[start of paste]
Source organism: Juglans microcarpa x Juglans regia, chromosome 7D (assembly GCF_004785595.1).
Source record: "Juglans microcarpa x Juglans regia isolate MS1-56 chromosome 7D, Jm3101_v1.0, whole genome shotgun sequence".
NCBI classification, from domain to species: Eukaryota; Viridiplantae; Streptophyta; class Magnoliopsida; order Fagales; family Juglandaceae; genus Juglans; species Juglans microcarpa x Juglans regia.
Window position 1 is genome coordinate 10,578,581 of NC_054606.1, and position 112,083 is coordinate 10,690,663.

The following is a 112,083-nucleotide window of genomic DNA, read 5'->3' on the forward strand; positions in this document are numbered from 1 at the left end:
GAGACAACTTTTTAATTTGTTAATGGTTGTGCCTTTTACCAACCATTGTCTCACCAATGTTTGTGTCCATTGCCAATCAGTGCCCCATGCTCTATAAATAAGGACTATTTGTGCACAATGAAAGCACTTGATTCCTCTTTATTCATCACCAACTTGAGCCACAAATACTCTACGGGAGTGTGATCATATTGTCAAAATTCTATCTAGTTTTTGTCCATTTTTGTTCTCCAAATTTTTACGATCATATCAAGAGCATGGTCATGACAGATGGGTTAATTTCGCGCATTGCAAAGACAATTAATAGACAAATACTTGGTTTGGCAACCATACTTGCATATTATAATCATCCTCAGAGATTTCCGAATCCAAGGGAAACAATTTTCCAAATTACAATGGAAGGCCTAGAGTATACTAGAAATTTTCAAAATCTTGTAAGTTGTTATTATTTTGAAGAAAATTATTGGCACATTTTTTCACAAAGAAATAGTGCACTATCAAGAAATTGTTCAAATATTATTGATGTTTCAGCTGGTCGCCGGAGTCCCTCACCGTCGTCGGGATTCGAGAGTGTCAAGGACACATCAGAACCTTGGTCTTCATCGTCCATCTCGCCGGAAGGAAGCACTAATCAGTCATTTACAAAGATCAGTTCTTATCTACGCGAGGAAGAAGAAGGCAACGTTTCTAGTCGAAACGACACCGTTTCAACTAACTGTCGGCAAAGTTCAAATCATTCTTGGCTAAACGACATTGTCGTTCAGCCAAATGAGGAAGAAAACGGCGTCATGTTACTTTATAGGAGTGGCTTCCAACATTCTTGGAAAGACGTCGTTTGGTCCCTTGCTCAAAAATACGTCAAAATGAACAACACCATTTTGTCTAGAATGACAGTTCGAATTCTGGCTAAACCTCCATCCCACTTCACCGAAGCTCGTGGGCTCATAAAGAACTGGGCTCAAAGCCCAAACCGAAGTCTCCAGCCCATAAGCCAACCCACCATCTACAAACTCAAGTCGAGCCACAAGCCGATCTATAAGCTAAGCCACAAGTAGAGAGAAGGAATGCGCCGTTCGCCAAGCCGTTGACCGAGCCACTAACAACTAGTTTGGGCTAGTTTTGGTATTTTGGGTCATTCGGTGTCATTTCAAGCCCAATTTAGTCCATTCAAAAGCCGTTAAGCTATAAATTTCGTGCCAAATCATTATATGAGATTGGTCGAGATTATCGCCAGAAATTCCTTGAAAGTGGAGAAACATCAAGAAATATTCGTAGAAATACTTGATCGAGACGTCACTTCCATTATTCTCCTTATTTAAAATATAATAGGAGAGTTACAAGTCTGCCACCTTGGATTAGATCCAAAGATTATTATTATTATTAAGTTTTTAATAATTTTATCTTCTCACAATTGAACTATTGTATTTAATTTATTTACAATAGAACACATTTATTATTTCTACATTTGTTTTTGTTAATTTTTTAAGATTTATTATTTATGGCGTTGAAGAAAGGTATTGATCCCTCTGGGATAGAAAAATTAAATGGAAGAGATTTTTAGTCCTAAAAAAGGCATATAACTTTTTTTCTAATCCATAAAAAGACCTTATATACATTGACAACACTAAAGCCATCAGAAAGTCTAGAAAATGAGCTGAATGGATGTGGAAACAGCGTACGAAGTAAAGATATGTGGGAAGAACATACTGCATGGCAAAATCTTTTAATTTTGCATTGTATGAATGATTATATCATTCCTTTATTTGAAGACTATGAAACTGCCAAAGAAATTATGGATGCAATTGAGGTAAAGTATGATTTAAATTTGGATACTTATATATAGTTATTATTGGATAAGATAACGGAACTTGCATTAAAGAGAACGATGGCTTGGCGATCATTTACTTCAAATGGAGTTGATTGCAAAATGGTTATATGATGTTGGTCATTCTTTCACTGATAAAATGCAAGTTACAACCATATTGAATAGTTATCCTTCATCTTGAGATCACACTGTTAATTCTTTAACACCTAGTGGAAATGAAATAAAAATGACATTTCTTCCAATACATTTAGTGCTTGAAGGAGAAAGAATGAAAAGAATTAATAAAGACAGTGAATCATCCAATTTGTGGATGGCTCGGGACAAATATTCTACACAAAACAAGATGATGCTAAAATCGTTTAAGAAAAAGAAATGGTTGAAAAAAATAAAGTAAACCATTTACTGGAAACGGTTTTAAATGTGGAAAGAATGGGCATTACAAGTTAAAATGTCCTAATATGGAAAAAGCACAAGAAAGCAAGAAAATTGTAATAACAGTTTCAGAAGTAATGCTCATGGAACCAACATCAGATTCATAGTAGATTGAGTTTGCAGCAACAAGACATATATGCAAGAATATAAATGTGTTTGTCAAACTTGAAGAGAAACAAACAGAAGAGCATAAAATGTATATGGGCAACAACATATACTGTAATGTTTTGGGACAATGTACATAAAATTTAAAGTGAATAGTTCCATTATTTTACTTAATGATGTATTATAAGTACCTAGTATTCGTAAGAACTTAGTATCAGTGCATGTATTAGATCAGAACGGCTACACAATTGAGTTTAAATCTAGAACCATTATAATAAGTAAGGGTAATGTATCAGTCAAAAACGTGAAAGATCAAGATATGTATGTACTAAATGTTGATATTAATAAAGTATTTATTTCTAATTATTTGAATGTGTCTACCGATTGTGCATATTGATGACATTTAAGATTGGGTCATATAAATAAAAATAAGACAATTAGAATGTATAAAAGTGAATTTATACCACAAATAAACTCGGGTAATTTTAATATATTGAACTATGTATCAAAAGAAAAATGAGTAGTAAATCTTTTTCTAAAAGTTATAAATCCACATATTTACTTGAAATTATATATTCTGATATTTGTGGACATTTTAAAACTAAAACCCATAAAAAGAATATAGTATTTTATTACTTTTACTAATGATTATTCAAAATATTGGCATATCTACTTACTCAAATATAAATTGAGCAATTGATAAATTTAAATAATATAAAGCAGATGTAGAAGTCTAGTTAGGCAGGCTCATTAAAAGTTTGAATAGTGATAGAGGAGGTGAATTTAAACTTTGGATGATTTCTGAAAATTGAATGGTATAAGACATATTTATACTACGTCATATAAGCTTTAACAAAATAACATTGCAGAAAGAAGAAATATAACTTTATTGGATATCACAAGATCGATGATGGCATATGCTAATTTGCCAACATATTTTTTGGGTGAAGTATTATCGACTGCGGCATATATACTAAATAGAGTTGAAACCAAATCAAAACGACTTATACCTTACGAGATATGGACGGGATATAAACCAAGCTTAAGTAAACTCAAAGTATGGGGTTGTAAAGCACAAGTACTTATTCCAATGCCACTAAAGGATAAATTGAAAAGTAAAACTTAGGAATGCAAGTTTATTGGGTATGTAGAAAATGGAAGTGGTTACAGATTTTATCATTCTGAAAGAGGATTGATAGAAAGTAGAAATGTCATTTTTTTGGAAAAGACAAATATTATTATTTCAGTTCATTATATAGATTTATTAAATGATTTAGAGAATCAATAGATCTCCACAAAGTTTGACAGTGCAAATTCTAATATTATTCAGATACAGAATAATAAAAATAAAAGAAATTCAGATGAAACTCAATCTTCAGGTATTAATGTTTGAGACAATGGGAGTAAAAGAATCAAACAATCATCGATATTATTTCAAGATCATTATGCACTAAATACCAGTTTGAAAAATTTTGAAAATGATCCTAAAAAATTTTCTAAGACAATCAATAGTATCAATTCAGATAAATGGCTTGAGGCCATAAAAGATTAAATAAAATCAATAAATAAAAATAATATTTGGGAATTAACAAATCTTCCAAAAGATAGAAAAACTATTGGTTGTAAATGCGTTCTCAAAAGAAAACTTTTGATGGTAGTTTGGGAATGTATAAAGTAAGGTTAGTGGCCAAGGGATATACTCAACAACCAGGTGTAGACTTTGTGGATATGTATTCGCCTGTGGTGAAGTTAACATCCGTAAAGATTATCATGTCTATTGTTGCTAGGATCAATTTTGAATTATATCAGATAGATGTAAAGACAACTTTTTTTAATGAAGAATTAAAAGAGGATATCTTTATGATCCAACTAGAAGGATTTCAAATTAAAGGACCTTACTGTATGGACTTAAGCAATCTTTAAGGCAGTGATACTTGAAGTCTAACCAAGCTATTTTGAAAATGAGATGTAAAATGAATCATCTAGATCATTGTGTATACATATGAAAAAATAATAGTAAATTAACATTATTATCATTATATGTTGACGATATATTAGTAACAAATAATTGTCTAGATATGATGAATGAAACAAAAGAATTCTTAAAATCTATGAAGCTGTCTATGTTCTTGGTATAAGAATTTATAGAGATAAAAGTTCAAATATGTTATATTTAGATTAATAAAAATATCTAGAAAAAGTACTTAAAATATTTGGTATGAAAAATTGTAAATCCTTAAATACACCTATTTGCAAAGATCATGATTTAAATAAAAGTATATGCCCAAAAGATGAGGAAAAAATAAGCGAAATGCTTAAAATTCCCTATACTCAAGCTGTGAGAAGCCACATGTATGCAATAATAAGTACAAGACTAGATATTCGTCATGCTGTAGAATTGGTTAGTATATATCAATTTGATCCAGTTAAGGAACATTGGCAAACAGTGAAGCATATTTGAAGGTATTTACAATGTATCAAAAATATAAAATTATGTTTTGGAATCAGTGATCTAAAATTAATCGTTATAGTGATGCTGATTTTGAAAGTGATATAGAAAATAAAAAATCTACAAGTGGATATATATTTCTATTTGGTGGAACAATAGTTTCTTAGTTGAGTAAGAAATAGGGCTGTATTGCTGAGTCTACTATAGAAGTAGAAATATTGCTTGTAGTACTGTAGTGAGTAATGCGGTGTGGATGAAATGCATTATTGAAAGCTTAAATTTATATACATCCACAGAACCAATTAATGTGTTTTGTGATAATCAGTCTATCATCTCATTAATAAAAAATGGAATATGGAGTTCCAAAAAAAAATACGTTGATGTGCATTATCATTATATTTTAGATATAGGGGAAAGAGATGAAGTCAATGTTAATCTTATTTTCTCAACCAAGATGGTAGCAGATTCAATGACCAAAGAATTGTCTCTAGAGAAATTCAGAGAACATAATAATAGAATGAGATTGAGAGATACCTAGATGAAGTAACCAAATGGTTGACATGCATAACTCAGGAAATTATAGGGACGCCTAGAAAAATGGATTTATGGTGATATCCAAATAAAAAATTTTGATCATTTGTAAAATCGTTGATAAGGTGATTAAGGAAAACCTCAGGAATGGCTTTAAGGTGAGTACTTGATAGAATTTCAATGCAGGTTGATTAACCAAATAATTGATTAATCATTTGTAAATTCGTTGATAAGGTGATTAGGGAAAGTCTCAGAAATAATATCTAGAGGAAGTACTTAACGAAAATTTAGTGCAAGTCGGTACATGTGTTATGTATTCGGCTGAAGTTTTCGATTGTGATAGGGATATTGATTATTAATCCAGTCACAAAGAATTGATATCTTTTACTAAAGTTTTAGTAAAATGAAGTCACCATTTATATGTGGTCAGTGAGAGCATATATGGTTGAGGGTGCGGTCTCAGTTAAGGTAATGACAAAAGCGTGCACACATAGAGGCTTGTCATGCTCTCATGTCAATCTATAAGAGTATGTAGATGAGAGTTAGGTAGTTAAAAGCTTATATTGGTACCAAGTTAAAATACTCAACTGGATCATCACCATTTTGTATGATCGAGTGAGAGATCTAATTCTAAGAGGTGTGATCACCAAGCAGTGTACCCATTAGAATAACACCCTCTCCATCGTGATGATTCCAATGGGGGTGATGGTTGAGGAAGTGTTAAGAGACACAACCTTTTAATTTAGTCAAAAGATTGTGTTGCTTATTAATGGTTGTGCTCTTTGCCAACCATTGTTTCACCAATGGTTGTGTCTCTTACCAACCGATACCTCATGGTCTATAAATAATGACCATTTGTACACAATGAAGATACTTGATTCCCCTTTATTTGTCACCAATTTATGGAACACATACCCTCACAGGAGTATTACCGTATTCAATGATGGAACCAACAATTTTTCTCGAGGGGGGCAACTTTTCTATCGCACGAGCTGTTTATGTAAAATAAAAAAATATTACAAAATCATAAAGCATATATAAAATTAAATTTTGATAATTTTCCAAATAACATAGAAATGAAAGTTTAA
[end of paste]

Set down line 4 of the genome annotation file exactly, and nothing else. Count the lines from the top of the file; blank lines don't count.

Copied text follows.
Window position 1 is genome coordinate 10,578,581 of NC_054606.1, and position 112,083 is coordinate 10,690,663.